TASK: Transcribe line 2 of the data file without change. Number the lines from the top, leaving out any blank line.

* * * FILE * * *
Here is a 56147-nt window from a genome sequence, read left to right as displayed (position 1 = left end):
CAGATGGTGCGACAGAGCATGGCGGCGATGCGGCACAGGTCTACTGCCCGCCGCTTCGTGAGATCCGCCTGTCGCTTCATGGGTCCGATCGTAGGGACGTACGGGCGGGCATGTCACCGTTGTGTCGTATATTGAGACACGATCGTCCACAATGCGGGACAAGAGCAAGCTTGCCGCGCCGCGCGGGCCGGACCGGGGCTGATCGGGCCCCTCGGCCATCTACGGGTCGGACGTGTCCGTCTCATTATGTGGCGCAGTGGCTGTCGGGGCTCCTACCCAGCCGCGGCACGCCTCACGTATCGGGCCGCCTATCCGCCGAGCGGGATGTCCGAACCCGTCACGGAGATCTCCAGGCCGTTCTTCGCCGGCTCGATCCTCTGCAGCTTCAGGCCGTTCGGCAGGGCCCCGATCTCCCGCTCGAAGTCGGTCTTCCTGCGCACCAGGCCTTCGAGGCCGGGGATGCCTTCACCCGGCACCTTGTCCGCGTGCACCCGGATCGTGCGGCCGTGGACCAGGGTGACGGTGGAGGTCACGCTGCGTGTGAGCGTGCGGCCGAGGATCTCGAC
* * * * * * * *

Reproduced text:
CAGATGGTGCGACAGAGCATGGCGGCGATGCGGCACAGGTCTACTGCCCGCCGCTTCGTGAGATCCGCCTGTCGCTTCATGGGTCCGATCGTAGGGACGTACGGGCGGGCATGTCACCGTTGTGTCGTATATTGAGACACGATCGTCCACAATGCGGGACAAGAGCAAGCTTGCCGCGCCGCGCGGGCCGGACCGGGGCTGATCGGGCCCCTCGGCCATCTACGGGTCGGACGTGTCCGTCTCATTATGTGGCGCAGTGGCTGTCGGGGCTCCTACCCAGCCGCGGCACGCCTCACGTATCGGGCCGCCTATCCGCCGAGCGGGATGTCCGAACCCGTCACGGAGATCTCCAGGCCGTTCTTCGCCGGCTCGATCCTCTGCAGCTTCAGGCCGTTCGGCAGGGCCCCGATCTCCCGCTCGAAGTCGGTCTTCCTGCGCACCAGGCCTTCGAGGCCGGGGATGCCTTCACCCGGCACCTTGTCCGCGTGCACCCGGATCGTGCGGCCGTGGACCAGGGTGACGGTGGAGGTCACGCTGCGTGTGAGCGTGCGGCCGAGGATCTCGAC